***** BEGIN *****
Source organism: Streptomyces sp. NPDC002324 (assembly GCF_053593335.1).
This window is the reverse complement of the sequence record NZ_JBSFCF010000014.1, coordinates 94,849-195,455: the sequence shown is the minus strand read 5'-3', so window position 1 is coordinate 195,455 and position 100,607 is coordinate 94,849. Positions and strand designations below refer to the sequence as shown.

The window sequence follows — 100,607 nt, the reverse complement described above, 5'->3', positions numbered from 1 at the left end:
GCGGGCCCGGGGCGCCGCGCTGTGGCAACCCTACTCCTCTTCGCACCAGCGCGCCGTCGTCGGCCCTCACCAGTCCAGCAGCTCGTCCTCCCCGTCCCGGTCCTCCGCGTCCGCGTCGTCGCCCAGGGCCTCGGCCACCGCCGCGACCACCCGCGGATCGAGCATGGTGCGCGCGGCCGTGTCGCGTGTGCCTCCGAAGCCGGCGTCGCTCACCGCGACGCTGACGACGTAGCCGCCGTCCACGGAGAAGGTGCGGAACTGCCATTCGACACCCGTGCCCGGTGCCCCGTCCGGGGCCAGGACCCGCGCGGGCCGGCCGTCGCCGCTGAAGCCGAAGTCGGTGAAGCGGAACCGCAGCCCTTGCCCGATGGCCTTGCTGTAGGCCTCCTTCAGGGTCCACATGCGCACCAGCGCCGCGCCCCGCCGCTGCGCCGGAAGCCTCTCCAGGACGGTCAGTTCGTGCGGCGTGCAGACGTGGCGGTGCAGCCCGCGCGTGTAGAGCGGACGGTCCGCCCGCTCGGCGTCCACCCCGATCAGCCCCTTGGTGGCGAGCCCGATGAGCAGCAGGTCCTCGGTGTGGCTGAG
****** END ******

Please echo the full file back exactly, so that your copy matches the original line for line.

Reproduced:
Source organism: Streptomyces sp. NPDC002324 (assembly GCF_053593335.1).
This window is the reverse complement of the sequence record NZ_JBSFCF010000014.1, coordinates 94,849-195,455: the sequence shown is the minus strand read 5'-3', so window position 1 is coordinate 195,455 and position 100,607 is coordinate 94,849. Positions and strand designations below refer to the sequence as shown.

The window sequence follows — 100,607 nt, the reverse complement described above, 5'->3', positions numbered from 1 at the left end:
GCGGGCCCGGGGCGCCGCGCTGTGGCAACCCTACTCCTCTTCGCACCAGCGCGCCGTCGTCGGCCCTCACCAGTCCAGCAGCTCGTCCTCCCCGTCCCGGTCCTCCGCGTCCGCGTCGTCGCCCAGGGCCTCGGCCACCGCCGCGACCACCCGCGGATCGAGCATGGTGCGCGCGGCCGTGTCGCGTGTGCCTCCGAAGCCGGCGTCGCTCACCGCGACGCTGACGACGTAGCCGCCGTCCACGGAGAAGGTGCGGAACTGCCATTCGACACCCGTGCCCGGTGCCCCGTCCGGGGCCAGGACCCGCGCGGGCCGGCCGTCGCCGCTGAAGCCGAAGTCGGTGAAGCGGAACCGCAGCCCTTGCCCGATGGCCTTGCTGTAGGCCTCCTTCAGGGTCCACATGCGCACCAGCGCCGCGCCCCGCCGCTGCGCCGGAAGCCTCTCCAGGACGGTCAGTTCGTGCGGCGTGCAGACGTGGCGGTGCAGCCCGCGCGTGTAGAGCGGACGGTCCGCCCGCTCGGCGTCCACCCCGATCAGCCCCTTGGTGGCGAGCCCGATGAGCAGCAGGTCCTCGGTGTGGCTGAG